Describe the absolute and relative refractory periods in a neuron. Include when each occurs, and why.

An absolute refractory period occurs during an action potential, wherein no new stimulus will produce a second impulse. This is to ensure that signal conduction occurs in one direction. At the peak of the action potential, the voltage-gated sodium channels enter a closed, or inactive, state. The membrane must repolarize first before the sodium channel proteins can be opened again by depolarization (Vander et al., 2001; Mader, 2004; Purves et al., 2001; Campbell and Reece, 2008).

The relative refractory period, which follows the absolute refractory period, is a brief period lasting about 10 to 15 milliseconds that coincides roughly with afterhyperpolarization. During this period, a considerably stronger stimulus can produce a second action potential, because there is lingering inactivation of the sodium channels and an increased number of open potassium channels (Vander et al., 2001; Mader, 2004; Purves et al., 2001).

Explain why resting membrane potential is important in the nervous system.

Changes in the membrane potential of neurons produce electric signals which are conducted along neurons to process and transmit information. The resting potential ensures that the signal or impulse is passed on to its destination. It also allows the nerves to rest. Without it the brain would be overstimulated, which could be detrimental to the body (Vander et al., 2001; Norries and Siegfried, 2011).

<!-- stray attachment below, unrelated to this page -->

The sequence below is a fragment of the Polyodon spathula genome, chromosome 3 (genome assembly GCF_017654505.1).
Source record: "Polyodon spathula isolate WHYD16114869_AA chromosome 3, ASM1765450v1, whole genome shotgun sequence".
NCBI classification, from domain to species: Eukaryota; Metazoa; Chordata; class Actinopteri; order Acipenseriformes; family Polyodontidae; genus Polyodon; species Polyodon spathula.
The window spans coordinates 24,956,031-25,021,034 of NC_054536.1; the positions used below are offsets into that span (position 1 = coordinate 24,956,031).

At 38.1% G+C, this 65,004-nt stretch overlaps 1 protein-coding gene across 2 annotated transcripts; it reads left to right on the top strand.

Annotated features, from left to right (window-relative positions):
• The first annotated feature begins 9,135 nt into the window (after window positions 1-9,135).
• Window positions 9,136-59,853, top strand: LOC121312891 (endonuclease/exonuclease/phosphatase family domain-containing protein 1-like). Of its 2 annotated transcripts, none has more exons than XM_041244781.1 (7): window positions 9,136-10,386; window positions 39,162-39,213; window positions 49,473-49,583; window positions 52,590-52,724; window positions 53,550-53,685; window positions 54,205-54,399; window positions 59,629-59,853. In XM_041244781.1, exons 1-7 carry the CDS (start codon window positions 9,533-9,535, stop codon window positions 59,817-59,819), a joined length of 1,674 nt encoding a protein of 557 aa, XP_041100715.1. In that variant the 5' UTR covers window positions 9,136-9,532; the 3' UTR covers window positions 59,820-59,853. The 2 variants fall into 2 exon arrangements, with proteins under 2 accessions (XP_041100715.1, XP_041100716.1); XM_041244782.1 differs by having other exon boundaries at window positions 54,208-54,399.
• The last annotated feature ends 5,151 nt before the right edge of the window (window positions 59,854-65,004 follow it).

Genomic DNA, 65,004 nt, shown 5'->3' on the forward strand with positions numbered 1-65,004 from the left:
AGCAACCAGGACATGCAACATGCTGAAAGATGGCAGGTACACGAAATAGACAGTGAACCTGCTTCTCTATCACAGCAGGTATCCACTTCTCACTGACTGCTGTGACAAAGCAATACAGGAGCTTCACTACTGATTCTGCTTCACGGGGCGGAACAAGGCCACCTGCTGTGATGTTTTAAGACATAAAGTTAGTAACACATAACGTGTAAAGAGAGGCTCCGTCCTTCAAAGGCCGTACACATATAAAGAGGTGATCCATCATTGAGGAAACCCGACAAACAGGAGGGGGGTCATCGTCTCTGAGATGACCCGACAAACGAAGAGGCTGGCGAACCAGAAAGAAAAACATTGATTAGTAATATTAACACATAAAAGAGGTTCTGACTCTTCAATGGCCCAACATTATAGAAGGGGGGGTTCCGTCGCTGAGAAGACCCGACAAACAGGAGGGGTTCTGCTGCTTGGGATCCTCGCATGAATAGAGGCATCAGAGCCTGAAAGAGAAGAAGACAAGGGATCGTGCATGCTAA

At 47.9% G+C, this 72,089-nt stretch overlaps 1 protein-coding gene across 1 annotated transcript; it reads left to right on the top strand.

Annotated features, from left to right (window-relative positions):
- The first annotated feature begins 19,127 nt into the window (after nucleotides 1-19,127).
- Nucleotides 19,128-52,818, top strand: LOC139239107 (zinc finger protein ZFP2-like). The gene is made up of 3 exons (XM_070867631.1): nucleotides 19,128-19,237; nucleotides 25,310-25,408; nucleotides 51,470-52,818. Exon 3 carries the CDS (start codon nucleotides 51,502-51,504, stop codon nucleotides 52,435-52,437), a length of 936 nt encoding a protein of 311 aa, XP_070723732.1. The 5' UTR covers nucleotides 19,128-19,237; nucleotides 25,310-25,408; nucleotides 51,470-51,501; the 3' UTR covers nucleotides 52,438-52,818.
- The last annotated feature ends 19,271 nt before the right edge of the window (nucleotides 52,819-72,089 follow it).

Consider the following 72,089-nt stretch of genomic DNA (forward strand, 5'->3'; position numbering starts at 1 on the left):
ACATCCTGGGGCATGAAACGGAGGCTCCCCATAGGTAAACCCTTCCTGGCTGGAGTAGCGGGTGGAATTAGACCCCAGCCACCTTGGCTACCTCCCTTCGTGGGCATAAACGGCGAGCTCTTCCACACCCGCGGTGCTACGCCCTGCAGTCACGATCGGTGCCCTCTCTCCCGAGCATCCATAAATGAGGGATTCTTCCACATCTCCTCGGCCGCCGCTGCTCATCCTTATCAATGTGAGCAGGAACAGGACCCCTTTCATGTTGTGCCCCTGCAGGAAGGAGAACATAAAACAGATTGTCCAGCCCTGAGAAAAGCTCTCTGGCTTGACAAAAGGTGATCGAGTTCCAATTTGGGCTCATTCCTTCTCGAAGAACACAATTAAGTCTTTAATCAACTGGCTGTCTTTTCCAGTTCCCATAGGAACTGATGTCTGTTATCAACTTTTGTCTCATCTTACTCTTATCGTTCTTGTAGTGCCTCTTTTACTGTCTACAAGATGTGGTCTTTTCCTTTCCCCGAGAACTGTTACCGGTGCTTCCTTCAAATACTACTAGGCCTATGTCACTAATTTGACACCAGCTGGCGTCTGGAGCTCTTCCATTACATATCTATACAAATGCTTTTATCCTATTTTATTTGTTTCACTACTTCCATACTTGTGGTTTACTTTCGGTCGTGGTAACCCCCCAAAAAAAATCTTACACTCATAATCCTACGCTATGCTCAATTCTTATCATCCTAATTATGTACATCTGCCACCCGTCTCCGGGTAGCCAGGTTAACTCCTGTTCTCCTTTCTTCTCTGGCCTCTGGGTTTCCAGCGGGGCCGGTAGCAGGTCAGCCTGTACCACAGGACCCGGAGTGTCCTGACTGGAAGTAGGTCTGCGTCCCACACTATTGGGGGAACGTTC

Explain how Em is established and how it is maintained.

Sodium and potassium ions hold the most important roles in generating the resting membrane potential. A potential is generated across the plasma membrane due to the movement of potassium through open potassium channels. The inside of the cell becomes negative because the decrease in potassium ions and the presence of negatively-charged molecules such as proteins and nucleic acids. Thus, there is net movement of ions through their respective channels: sodium moves into the cell and potassium out (Vander et al., 2001; Norries and Siegfried, 2011).

In a resting cell, the number of ions moved by the pump is equal to the number of ions that move in the opposite direction and the cell is in its resting state. The membrane potential will remain constant as long as the concentration gradients and membrane permeabilities of the ions remain unchanged (Vander et al., 2001; Norries and Siegfried, 2011)

Describe saltatory conduction.

Saltatory conduction is the conduction of an action potential or nerve impulse in myelinated fibers, wherein an action potential at one node of Ranvier causes an impulse at the next node. Saltatory conduction is much faster than in impulse conduction in unmyelinated fibers (Mader, 2004; Purves et al., 2001; Harline and Colman, 2007).

References:

Campbell, N.A., and Reece, J.B. (2008). Biology (8th Ed.) CA: Pearson Education, Inc.
Harline, D.K., and Colman, D.R. (2007). Rapid Conduction and the Evolution of Giant Axons and Myelinated Fibers. Current Biology 17: R29-R35.
Mader, S.S. (2004). Understanding Human Anatomy & Physiology (5th Ed.). New York: The McGraw-Hill Companies.
Min, Y., Kristiansen, K., Boggs, J.M., Husted, C., Zasadzinski, J.A., and Israelachvili, J. (2008). Interaction forces and adhesion of supported myelin lipid bilayers modulated by myelin basic protein. PNAS 106(9): 3154-3159.
Norries, M. and Siegfried, D.R. (2011). Anatomy and Physiology for Dummies (2nd Ed.). New Jersey: John Wiley & Sons, Inc.
Purves, D., Augustine, G.J., Fitzpatrick, D., Katz, L.C., LaMantia, A.S., McNamara, J.O. and Williams, S.M. (Eds.) (2001). Neuroscience (2nd Ed.). MA: Sinauer Associates.
Vander, A.J., Sherman, J.H., and Luciano, D.S. (2001). Human Physiology (8th Ed.) New York: The McGraw-Hill Companies.